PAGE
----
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  • Author or Editor: Jay Jagannathan x
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Jay Jagannathan, Aaron S. Dumont, John A. Jane Jr. and Edward R. Laws Jr.

The diagnosis and management of pediatric sellar lesions is discussed in this paper. Craniopharyngiomas account for the majority of pediatric sellar masses, and pituitary adenomas are extremely uncommon during childhood. The diagnosis of sellar lesions involves a multidisciplinary effort, and detailed endocrinological, ophthalmological, and neurological testing is critical in the evaluation of a new sellar mass. The management of pituitary adenomas varies depending on the entity. For most tumors other than prolactinomas, transsphenoidal resection remains the mainstay of treatment. Less invasive methods, such as endoscopic transsphenoidal surgery and stereotactic radiosurgery, have shown promise as primary and adjuvant treatment modalities, respectively.

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Relevance of high Ki-67 in pituitary adenomas

Case report and review of the literature

Daniel M. Prevedello, Jay Jagannathan, John A. Jane Jr., M. Beatriz S. Lopes and Edward R. Laws Jr.

Pituitary adenomas are heterogeneous in growth rate, invasiveness, and recurrence. To understand the biological behavior of the individual adenoma more fully, cell proliferation markers such as monoclonal antibodies targeted against the Ki-67 antigen have been applied. The Ki-67 antigen is a protein related to cell proliferation and is expressed in cell nuclei throughout the entire cell cycle. The authors report the case of an extremely rapidly growing pituitary adenoma with cavernous sinus invasion. The lesion, which displayed a high Ki-67 labeling index (LI; 22%), was found in a 54-year-old woman who presented with diplopia and headaches. The patient underwent three transsphenoidal operations in less than 6 months and, ultimately, was treated with fractionated intensity-modulated radiation therapy. The relationships between high Ki-67 LIs and tumor recurrence, invasiveness, and growth velocity in pituitary adenomas are reviewed.

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Jay Jagannathan, Daniel M. Prevedello, Vivek S. Ayer, Aaron S. Dumont, John A. Jane Jr. and Edward R. Laws

Object

In this study the authors address the efficacy and safety of frameless stereotaxy in transsphenoidal surgery.

Methods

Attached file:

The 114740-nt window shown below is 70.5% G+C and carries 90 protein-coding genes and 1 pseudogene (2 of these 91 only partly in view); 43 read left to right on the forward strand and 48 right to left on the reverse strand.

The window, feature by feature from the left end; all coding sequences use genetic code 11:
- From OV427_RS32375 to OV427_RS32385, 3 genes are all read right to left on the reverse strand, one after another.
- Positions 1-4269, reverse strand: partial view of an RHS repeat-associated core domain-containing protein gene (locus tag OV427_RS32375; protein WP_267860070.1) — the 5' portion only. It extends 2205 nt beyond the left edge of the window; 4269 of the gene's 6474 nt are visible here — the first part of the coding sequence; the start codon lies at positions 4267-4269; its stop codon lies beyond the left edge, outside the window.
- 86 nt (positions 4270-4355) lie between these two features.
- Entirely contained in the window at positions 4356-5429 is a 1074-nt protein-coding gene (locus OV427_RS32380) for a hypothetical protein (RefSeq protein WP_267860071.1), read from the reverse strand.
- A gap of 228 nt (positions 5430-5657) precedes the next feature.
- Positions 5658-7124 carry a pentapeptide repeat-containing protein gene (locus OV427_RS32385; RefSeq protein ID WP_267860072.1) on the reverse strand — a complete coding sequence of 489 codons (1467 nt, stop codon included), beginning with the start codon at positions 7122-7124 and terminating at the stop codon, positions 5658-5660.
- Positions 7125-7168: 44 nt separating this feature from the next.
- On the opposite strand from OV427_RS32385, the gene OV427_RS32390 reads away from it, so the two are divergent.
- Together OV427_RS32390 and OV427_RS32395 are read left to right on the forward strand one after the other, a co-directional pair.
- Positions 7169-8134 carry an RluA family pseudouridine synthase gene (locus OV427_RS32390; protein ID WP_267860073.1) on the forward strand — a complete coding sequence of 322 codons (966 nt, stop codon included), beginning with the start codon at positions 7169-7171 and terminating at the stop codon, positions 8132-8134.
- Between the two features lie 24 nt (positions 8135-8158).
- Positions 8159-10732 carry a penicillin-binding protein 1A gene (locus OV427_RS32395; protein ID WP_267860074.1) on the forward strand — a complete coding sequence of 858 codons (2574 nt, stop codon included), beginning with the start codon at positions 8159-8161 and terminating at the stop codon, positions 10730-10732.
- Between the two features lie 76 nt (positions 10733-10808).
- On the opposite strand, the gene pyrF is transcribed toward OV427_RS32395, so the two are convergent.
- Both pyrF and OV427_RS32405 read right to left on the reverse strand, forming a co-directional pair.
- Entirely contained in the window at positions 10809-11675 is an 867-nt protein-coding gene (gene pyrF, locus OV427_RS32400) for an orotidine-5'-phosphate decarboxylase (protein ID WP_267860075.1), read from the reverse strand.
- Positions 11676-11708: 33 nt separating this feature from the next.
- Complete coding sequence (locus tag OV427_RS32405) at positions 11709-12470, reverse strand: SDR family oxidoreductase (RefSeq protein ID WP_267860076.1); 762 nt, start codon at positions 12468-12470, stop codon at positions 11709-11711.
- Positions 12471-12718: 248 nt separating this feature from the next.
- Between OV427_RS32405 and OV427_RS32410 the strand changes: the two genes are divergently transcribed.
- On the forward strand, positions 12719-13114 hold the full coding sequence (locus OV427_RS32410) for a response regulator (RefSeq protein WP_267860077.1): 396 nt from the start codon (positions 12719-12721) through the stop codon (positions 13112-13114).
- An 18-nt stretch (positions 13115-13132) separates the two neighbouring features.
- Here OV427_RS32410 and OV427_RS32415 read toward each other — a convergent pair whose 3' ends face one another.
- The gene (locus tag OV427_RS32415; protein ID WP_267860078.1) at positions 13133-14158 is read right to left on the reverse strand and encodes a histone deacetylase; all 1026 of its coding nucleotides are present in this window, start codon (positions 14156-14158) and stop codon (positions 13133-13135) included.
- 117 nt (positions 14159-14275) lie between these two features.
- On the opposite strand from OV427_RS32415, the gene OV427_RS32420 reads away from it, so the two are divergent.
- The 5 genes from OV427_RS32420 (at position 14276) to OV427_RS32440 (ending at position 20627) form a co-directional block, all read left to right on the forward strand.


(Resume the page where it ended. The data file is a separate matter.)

One thousand transsphenoidal operations were performed at the authors' institution between June 2000 and July 2005. This series consists of a retrospective review of 176 patients entered in a prospectively obtained database who underwent frameless stereotactic transsphenoidal surgery in which magnetic resonance (MR) imaging, computerized tomography (CT) scanning, or fluoroscopic guidance was used. Of the 176 patients, 104 (59%) had suprasellar extension of their tumor, 70 (40%) had involvement of the visual apparatus, and 65 (37%) had cavernous sinus involvement. All patients underwent detailed pre- and postoperative neurological, endocrinological, radiographic, and ophthalmological follow-up evaluations. Records were reviewed retrospectively for intraoperative and postoperative complications related to the surgical approach.

No instances of visual deterioration, carotid artery (CA) stenosis, or stroke were observed following transsphenoidal surgery. Only one patient sustained damage to the CA intraoperatively, and this was controlled in the operating room. Five patients (3%) required an intensive care unit stay postoperatively. Intraoperative cerebrospinal fluid leakage was encountered in 112 patients (64%) and was more frequently observed in tumors with suprasellar involvement.

Conclusions

Frameless stereotaxy is a safe and effective modality for the treatment of recurrent or invasive sellar masses. All three frameless stereotaxy modalities provided accurate information regarding the anatomical midline and the trajectory to the sella turcica. The MR imaging, CT scanning, and fluoroscopic stereotaxy modalities all have unique advantages as well as specific limitations.

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Daniel M. Prevedello, Francesco Doglietto, John A. Jane Jr., Jay Jagannathan, Joseph Han and Edward R. Laws Jr.